During these Coronavirus time, when you’re not social distance rucking or doing Ruck PT, here are a few books you may enjoy.
You want to talk about overcoming adversity? Never quitting? Leadership?
Shackleton’s crew gets stuck in arctic ice flows and their boat gets destroyed. No help is coming. Odd of survival are small. So, what are they going to do?
If you haven’t read this book, now is the time. Not only is the true story of Shackleton and the crew jaw-droppingly amazing, but the storytelling and writing are simply wonderful.
As an added bonus, if you’re an audiobook fan, this version is phenomenal!
If you are a rucker, then there is likely something in you that likes to push your body physically. But, how far can we push it? How much of our limits are nature and how much are nurture?
Hutchinson’s book is by far one of my favorites in the realm of physical and mental endurance. The science and storytelling make this not just an entertaining and informative read, there are actual lessons that can be applied in things like… say… doing a GORUCK event.
Sleep is weird. I mean, think about it. You lay there in a mostly unconscious state, watch a movie that feels real but isn’t, all while your body goes on autopilot fixing all the things you’ve messed up carrying your ruck for 12 hours and storing memories deep in your brain.
Seriously. Sleep is crazy.
That said, sleep is also one of the biggest tools in your training toolkit and probably the one you neglect the most. This deep-dive into sleep isn’t a how-to, though you may find some tips in there. Rather, this is a fascinating look at… well… why we sleep.
This one is for all my CrossFit buddies out there.
As I’ve written previously, CrossFit is a big part of my GORUCK training and experience. So much of what I encounter in the gym directly translates to how I perform mentally and physically during an event.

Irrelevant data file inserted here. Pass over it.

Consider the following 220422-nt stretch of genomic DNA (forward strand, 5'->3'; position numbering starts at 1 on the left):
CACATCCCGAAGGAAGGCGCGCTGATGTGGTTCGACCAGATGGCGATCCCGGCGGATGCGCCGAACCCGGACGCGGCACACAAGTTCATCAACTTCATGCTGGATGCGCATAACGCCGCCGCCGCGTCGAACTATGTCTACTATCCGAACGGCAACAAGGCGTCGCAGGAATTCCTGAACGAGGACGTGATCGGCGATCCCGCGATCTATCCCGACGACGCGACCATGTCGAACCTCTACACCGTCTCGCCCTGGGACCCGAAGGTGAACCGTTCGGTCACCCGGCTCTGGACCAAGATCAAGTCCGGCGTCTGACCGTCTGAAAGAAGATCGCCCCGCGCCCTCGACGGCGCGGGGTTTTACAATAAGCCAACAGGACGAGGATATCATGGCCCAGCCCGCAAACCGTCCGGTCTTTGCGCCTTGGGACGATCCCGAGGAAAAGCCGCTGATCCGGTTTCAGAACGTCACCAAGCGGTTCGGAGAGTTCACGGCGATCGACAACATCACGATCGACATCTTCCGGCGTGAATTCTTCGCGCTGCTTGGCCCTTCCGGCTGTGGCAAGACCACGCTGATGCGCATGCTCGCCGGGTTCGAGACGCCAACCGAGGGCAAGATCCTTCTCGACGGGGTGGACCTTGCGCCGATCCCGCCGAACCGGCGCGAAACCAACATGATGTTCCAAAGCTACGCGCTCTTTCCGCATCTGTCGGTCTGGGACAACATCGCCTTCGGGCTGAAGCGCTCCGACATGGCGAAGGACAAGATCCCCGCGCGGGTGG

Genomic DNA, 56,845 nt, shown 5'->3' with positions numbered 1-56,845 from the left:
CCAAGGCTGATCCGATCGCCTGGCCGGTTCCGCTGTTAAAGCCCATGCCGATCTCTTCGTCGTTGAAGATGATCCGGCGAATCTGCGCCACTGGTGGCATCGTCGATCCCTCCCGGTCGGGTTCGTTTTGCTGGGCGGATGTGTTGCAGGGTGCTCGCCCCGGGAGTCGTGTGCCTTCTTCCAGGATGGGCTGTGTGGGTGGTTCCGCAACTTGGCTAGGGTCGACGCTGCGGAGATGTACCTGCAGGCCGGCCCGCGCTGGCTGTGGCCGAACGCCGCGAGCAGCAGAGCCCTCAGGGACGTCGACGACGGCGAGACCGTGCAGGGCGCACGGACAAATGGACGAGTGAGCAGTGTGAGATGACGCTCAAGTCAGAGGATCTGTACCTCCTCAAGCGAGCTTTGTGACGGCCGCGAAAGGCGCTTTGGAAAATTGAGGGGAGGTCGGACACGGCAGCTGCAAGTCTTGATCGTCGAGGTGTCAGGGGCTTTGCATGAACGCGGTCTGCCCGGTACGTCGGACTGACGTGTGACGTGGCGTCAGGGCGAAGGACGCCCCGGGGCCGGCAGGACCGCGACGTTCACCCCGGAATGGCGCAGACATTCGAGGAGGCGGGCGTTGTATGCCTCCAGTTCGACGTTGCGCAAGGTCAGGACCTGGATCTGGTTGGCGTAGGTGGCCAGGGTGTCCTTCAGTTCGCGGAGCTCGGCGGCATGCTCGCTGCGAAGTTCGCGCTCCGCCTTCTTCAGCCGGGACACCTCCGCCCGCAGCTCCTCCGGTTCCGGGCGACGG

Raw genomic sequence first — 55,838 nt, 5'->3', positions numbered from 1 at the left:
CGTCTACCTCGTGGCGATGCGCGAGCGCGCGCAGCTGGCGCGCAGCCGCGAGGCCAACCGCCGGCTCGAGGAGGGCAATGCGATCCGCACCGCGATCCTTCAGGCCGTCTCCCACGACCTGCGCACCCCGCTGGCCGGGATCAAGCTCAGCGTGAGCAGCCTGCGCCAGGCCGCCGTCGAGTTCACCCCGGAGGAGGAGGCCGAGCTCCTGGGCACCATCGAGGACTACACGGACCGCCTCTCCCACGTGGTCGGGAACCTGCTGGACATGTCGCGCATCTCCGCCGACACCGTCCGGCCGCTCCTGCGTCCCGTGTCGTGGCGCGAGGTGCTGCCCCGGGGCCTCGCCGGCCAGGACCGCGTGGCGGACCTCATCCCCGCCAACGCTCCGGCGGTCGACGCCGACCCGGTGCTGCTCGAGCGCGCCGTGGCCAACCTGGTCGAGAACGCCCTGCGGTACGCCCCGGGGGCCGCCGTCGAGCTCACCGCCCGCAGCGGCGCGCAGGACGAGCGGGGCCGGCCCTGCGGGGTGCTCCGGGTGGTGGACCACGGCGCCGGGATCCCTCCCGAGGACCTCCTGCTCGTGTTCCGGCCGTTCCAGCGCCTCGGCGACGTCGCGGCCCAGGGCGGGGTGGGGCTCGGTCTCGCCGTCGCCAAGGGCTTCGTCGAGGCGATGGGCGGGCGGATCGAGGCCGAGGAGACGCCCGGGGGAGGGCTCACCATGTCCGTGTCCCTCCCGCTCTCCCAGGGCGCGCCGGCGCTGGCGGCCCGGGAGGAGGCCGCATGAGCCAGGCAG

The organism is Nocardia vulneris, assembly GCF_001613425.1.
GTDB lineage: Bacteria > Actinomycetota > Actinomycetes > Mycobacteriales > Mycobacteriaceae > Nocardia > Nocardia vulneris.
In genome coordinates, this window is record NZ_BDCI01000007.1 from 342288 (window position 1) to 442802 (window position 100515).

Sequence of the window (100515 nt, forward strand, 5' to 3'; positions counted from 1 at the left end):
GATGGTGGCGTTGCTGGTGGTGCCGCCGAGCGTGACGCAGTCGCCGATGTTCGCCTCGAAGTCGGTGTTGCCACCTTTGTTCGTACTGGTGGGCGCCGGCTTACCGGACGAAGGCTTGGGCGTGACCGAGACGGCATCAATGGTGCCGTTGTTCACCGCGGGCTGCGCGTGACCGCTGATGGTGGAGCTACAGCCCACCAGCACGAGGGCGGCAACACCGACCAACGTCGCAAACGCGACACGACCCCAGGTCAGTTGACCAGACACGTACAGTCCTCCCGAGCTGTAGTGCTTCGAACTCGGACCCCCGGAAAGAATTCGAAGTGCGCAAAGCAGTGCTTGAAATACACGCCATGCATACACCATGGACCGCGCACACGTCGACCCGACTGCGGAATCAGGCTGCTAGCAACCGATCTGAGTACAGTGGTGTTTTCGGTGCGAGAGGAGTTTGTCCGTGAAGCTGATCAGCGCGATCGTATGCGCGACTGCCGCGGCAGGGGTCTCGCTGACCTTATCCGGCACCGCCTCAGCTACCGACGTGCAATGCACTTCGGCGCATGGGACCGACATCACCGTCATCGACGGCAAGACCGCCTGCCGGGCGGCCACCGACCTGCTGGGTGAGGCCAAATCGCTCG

While I’ve read several “CrossFit” books, this is the one I remember enjoying the most. With lots of stories about the start of CrossFit, it is filled with numerous examples of DFQ and pushing yourself to your limits physically and mentally.
You want to talk about overcoming odd and DFQ? Madam C.J. Walker was born shortly after the signing of the Emancipation Proclamation to former slaves in the deep south. Her early life was as rough as you might imagine.
However, Walker didn’t give up. Despite the challenges faced as a black woman in the early 1900s, Walker built a beauty empire that not only propelled her to the upper echelon of wealth (she built a mansion right down the street from Rockefeller) but her business helped raise thousands of women out of poverty giving them a job that often paid 2-3 times more than the average wage of black women at the time.
For me, this book was a fascinating look at overcoming adversity and not giving up, no matter what the odds.
You feeling alone? Isolated? Tired?
Well, just add freezing, starving, exhausted, and dangling over a crevasse.
This book will provide some context to help you push through your social isolation as you follow Mawson on one of the most epic tales of survival you’ll ever encounter.
What about you? Any good recommendations for isolation reading? Sound off in the comments below and let us know.